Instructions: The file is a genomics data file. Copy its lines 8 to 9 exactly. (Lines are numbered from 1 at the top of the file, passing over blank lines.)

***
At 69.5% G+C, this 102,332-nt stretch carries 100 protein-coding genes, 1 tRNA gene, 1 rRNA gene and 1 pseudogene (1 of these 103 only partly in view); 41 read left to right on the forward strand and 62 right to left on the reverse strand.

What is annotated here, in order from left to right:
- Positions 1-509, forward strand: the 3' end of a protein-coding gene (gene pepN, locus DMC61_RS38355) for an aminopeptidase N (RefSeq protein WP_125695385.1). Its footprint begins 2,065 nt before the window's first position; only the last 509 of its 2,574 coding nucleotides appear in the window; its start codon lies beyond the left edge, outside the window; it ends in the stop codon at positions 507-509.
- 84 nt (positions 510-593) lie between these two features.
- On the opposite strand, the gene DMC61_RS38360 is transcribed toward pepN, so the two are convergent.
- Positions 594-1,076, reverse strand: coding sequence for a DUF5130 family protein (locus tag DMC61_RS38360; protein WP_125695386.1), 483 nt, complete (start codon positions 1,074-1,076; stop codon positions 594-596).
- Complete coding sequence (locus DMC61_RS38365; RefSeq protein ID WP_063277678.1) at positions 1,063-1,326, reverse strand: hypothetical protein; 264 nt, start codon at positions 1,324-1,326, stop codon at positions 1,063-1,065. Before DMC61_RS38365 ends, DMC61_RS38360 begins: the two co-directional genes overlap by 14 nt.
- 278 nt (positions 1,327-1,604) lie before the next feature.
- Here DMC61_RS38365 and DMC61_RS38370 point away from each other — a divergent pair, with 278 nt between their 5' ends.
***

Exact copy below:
- 278 nt (positions 1,327-1,604) lie before the next feature.
- Here DMC61_RS38365 and DMC61_RS38370 point away from each other — a divergent pair, with 278 nt between their 5' ends.